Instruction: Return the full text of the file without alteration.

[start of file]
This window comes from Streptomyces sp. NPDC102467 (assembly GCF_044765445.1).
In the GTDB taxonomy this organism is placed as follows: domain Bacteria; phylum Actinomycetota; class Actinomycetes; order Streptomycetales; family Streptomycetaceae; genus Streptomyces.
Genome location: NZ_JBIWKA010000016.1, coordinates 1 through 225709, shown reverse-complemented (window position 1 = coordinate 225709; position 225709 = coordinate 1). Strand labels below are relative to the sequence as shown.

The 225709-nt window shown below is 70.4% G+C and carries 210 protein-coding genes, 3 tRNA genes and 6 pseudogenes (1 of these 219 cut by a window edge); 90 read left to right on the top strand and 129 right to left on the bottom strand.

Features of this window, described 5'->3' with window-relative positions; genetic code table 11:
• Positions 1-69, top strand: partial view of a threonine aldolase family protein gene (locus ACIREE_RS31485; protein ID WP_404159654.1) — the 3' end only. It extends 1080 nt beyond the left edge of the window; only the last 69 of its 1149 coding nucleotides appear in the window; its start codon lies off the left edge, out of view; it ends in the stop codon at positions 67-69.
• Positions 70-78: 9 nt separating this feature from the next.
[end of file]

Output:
This window comes from Streptomyces sp. NPDC102467 (assembly GCF_044765445.1).
In the GTDB taxonomy this organism is placed as follows: domain Bacteria; phylum Actinomycetota; class Actinomycetes; order Streptomycetales; family Streptomycetaceae; genus Streptomyces.
Genome location: NZ_JBIWKA010000016.1, coordinates 1 through 225709, shown reverse-complemented (window position 1 = coordinate 225709; position 225709 = coordinate 1). Strand labels below are relative to the sequence as shown.

The 225709-nt window shown below is 70.4% G+C and carries 210 protein-coding genes, 3 tRNA genes and 6 pseudogenes (1 of these 219 cut by a window edge); 90 read left to right on the top strand and 129 right to left on the bottom strand.

Features of this window, described 5'->3' with window-relative positions; genetic code table 11:
• Positions 1-69, top strand: partial view of a threonine aldolase family protein gene (locus ACIREE_RS31485; protein ID WP_404159654.1) — the 3' end only. It extends 1080 nt beyond the left edge of the window; only the last 69 of its 1149 coding nucleotides appear in the window; its start codon lies off the left edge, out of view; it ends in the stop codon at positions 67-69.
• Positions 70-78: 9 nt separating this feature from the next.